Should I Stay or Should I Go: Living & Loving (Openly) On & Off The Second Life Grid

March 13, 2009 at 10:59 am (Divorce, Infidelity, Life, Love, Marriage, Polyamory, Relationships, Second Life, Second Life addiction, Sexuality)

which-way-to-goFor many of you who’ve read my blog regularly this new post will probably be a stunning break in my somewhat accidental and rather prolonged silence. I promise not to bore you with the “oh my real life is busy” sob story. While true, it is a bit irrelevant to this discussion. Because this particular kink in my Second Life blog author “hose of prose” actually happens to relate to the evolution of my Second Life and its merging with the one I live as an upright, fully-functioning human being. You see, I’ve been actually living my real life and exploring what many of you do “in world” in the flesh and blood (literally!).


So what exactly has torn me from the riveting prim confines of the glorious Second Life grid in favor of the real deal? Well, if you haven’t already, take a gander at my most recent blog post and thus begins our fresh telling of my own provocative fairy tale. I admitted that the seeds of open loving (and sexual) relationships and polyamory I had planted in my Second Life had actually taken root in my real life. In essence –for those who refuse to do your homework and prefer to be spoon fed the Cliff’s Notes version—my husband (of nearly 13 years) and I officially opened our marriage. And…well…since then I’ve been kinda busy ( /me grins lasciviously).


Officially opening your marriage feels a bit like attending those corporate-sponsored events held at amusement parks where all the rides are free; you run around like a kid in a candy store frantically trying to ride all the rides, before the evening is over, desperate to experience all that was previously “off limits.” I realize that sounds rather hedonistic. And there is some truth to that. I admit the coincidental fact that I had multiple business trips that fell on the heels of that official “open” designation was deliciously serendipitous.


All this real life excitement, though, has distracted me from the fantasy Second Life I’ve been quietly cultivating for the past few years. And I’m pretty darn ok with that. After three years of casing the same SL joints, engaging in many of the same conversations over and over, and repeatedly discovering within the first few flirtatious quips with a new “friend” that the depth of their interest in me centered on how cleverly and creatively I could coax them to sexual climax, I realized Second Life was holding less and less appeal for me. And once the opportunity arose (or probably more appropriately was sought out), my husband and I took the next step in our journey and I transferred my already limited energy and free time to finding fun in the flesh as opposed to seeking out romance in Second Life.


So where does that leave me—avatar & blog author Cindy Kesey—now? Well I began writing this blog as a way to verbalize much of what I and many others have experienced as our lives were expanded through Second Life to include new friends from across the globe. And I’ve tried to capture the complexities of what it feels like to be seen by someone else in a new light after years of being glimpsed (and perhaps often overlooked) by many of the same familiar folks—husbands, wives, and friends included. In Second Life many, like me, have found fascinating people we’d have never met in our real lives; people who found us engaging, exciting, interesting, amazing, and beautiful. And that attention was—and is—often more than intoxicating, it can be downright addicting.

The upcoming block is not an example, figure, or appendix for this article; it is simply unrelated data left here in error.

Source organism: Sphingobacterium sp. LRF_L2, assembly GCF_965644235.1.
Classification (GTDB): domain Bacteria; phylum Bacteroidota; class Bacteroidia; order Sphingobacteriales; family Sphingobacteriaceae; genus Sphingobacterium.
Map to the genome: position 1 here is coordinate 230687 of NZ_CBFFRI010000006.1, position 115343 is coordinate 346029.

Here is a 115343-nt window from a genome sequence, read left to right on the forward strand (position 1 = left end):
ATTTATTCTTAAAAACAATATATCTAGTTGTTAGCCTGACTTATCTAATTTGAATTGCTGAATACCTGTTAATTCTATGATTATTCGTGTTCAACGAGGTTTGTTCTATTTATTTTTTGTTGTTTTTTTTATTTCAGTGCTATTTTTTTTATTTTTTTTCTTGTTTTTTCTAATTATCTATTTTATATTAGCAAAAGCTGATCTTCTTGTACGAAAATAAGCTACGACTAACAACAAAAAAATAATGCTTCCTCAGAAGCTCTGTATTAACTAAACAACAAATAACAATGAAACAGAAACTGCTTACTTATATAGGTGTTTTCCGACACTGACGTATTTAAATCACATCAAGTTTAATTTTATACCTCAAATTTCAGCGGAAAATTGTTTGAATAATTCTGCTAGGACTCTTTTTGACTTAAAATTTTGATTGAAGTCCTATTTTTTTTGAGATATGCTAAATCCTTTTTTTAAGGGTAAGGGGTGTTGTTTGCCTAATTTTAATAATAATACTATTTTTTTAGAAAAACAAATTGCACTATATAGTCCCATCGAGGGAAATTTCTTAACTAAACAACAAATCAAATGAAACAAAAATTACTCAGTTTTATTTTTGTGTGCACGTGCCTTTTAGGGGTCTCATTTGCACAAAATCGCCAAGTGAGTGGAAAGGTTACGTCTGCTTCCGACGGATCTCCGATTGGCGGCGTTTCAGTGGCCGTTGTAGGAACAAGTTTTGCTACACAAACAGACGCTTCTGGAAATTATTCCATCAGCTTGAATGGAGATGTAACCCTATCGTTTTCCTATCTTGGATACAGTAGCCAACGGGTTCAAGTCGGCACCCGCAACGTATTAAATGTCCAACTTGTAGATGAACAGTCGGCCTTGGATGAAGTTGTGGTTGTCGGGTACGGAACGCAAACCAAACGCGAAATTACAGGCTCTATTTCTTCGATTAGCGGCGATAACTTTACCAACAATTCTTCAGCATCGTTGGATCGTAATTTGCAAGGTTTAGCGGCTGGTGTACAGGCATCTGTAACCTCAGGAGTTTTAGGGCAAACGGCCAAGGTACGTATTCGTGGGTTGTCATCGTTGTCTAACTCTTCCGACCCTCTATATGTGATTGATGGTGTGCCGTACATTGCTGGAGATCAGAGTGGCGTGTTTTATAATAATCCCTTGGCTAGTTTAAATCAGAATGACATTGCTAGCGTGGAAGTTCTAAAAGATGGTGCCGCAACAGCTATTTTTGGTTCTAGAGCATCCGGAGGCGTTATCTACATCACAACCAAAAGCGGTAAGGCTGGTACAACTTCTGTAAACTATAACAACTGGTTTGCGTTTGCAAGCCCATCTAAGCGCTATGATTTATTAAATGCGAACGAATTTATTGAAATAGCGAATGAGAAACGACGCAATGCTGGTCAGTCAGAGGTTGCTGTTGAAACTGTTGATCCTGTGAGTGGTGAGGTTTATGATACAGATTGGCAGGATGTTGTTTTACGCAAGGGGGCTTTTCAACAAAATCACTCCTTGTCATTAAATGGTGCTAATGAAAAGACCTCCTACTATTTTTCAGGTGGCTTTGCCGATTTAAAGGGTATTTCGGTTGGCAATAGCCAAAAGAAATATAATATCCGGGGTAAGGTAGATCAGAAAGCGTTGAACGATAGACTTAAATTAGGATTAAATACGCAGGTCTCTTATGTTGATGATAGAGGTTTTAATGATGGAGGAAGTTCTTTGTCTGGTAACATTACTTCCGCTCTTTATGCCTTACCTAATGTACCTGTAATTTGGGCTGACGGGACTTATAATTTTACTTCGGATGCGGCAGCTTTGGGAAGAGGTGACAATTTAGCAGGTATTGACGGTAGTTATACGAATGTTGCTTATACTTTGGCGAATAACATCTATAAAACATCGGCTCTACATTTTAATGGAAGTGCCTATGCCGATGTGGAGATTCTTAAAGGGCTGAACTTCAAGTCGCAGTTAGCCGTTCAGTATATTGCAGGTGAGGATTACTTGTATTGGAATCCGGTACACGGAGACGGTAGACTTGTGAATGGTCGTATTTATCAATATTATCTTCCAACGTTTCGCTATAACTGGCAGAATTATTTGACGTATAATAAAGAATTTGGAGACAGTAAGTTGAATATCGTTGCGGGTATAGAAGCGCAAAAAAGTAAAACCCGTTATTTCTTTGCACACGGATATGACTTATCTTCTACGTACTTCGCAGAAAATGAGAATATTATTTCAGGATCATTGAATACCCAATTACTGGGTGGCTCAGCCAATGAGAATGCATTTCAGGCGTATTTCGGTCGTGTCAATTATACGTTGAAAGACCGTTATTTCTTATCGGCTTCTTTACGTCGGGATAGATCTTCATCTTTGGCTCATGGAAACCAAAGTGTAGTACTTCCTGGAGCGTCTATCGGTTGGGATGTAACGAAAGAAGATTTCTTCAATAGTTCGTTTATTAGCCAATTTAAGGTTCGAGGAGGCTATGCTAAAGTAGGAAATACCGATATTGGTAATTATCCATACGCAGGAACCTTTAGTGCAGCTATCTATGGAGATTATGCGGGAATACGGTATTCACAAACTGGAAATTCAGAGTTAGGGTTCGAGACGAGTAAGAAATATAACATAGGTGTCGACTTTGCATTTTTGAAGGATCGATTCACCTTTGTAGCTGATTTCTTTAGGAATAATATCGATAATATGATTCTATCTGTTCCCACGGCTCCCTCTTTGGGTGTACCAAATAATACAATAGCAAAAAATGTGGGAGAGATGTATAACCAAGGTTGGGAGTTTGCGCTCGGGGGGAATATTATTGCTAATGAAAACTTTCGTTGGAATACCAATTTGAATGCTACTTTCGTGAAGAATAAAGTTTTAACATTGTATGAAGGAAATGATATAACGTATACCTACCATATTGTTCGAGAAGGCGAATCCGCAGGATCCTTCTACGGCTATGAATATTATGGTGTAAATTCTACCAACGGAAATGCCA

I wonder, however, if my alliterative attention and exhaustive explorations might be creeping closer to covering the concepts of open marriage and polyamory in the real world. A lot like Second Life, I’m finding that the Cult of Fidelity (especially in the United States) provides very few if any tools, language, or climate for couples who might wish to explore a different way of life in an attempt to perhaps avoid the staggering rates of failure within the traditional constructs of marriage we as a culture have worshipped and extolled for the last few decades. [I feel compelled to mention here I am not talking about “swinging.” I realize many people find that sexually satisfying, and there’s nothing wrong with that in my opinion. I personally, however, find it hollow and require an intellectual and emotional connection on a deeper level to experience truly fulfilling intimacy with another person.]


This evolution of mine is somewhat bittersweet. I don’t think the challenges many people in Second Life face—especially folks married to spouses dabbling in Second Life romances—have been fully explored. I continue to receive countless email from devastated wives and husbands whose partners have left them for their Second Life lovers. My heart goes out to all of you because I don’t think there are any easy answers here unless you and your partners are willing to be totally honest about the true state of your “affairs.”


So in summary, my wonderful and fully fabulous readers, I’m not exactly sure what the future holds for this blog. I continue to pop on to Second Life, although my appearances are less and less frequent. As you can imagine it isn’t easy to juggle a successful career, motherhood, marital harmony, personal fulfillment, and a budding loving relationship with a new and wonderful person in my real life. Perhaps I’ll begin another blog and continue to write about the nearly oppressive expectations we as a culture have of our marriages, mates, and the “happily-ever-after” elusive fairy tale we continue to chase. For I do think we deserve the opportunity to discuss these issues in a realistic, supportive, honest forum where we can ask the tough questions and discover the real roots of why we do what we do—both in Second and real life.


I guess I’ll just keep you “posted.”

Permalink 7 Comments

Beauty Isn’t Just “Prim” Deep: The Effect Second Life Can Have on Self Image

May 17, 2008 at 2:57 pm (Beauty, Communication, Life, Love, Relationships, Second Life, Sexuality) (, , , )